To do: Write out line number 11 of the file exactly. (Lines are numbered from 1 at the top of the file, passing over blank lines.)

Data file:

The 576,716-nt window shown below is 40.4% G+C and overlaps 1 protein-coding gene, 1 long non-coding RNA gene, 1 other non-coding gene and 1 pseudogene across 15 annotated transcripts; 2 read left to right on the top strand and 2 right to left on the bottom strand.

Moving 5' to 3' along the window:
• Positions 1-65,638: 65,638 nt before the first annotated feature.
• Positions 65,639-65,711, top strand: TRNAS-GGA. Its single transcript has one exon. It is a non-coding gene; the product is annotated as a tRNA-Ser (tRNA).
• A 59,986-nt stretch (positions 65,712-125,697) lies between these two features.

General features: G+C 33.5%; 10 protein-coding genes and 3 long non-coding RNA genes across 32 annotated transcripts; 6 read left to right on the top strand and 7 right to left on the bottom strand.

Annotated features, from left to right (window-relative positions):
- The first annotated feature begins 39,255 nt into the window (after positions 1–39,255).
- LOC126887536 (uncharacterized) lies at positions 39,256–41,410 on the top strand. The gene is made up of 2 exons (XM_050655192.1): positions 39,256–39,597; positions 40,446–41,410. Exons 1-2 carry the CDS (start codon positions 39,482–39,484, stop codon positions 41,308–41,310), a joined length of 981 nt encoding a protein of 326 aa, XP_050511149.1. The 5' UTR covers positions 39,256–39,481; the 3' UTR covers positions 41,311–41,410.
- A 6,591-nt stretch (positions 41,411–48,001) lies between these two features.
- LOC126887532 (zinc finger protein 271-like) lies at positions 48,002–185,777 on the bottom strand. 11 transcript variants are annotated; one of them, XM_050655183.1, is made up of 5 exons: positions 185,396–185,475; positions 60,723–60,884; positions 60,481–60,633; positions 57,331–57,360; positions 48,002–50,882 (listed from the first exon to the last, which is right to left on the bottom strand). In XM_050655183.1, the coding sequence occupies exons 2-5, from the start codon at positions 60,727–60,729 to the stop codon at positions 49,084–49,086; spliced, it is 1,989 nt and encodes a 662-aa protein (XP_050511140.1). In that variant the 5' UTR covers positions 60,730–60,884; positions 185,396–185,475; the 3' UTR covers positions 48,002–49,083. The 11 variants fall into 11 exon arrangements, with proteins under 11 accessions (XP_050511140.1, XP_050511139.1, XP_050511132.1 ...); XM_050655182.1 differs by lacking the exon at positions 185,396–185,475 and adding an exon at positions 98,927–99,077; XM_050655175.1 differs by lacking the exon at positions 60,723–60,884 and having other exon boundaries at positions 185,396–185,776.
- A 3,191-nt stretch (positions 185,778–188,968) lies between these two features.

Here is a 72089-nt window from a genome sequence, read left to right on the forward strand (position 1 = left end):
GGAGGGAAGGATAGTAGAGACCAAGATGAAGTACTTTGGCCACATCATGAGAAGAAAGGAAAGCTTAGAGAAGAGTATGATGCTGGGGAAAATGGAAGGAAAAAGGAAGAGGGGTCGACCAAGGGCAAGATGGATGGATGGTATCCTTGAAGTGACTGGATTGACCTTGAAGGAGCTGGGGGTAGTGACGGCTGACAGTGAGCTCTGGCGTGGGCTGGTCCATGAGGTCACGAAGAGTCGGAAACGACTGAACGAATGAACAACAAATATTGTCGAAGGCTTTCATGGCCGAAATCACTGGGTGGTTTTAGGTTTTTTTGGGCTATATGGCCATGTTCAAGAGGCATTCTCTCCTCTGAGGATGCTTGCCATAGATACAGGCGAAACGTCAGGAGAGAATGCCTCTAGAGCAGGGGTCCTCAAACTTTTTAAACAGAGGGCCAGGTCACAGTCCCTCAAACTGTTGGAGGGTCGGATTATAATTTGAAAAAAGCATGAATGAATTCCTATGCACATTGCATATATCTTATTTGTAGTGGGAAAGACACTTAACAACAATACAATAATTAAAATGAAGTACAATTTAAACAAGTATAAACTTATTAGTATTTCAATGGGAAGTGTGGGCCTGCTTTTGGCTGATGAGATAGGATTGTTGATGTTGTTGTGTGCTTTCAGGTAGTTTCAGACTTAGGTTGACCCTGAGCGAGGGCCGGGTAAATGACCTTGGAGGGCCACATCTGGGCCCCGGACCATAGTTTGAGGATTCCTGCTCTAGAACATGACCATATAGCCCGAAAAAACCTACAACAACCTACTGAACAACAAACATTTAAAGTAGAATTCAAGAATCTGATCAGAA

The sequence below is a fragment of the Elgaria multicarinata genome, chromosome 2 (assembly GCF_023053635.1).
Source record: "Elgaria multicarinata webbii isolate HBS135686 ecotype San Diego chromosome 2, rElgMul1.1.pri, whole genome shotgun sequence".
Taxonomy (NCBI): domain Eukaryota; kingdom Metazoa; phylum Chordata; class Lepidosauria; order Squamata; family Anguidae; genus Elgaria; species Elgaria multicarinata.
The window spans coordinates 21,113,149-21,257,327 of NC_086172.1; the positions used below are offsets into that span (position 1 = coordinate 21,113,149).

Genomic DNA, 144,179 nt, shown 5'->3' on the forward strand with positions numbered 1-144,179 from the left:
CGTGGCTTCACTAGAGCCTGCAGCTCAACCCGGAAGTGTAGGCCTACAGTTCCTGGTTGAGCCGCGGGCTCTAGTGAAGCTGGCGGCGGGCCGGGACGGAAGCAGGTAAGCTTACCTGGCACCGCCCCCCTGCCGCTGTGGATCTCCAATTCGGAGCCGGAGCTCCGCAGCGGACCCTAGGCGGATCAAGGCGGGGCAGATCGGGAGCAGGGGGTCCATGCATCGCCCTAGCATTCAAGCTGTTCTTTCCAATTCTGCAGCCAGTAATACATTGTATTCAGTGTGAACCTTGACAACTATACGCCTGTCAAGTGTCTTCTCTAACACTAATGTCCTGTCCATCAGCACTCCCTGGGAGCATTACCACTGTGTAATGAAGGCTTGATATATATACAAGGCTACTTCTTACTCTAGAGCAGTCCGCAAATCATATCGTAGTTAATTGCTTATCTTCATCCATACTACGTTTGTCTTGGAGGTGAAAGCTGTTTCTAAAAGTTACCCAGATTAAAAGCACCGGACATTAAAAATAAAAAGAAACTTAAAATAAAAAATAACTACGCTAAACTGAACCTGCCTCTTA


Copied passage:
- LOC126887532 (zinc finger protein 271-like) lies at positions 48,002–185,777 on the bottom strand. 11 transcript variants are annotated; one of them, XM_050655183.1, is made up of 5 exons: positions 185,396–185,475; positions 60,723–60,884; positions 60,481–60,633; positions 57,331–57,360; positions 48,002–50,882 (listed from the first exon to the last, which is right to left on the bottom strand). In XM_050655183.1, the coding sequence occupies exons 2-5, from the start codon at positions 60,727–60,729 to the stop codon at positions 49,084–49,086; spliced, it is 1,989 nt and encodes a 662-aa protein (XP_050511140.1). In that variant the 5' UTR covers positions 60,730–60,884; positions 185,396–185,475; the 3' UTR covers positions 48,002–49,083. The 11 variants fall into 11 exon arrangements, with proteins under 11 accessions (XP_050511140.1, XP_050511139.1, XP_050511132.1 ...); XM_050655182.1 differs by lacking the exon at positions 185,396–185,475 and adding an exon at positions 98,927–99,077; XM_050655175.1 differs by lacking the exon at positions 60,723–60,884 and having other exon boundaries at positions 185,396–185,776.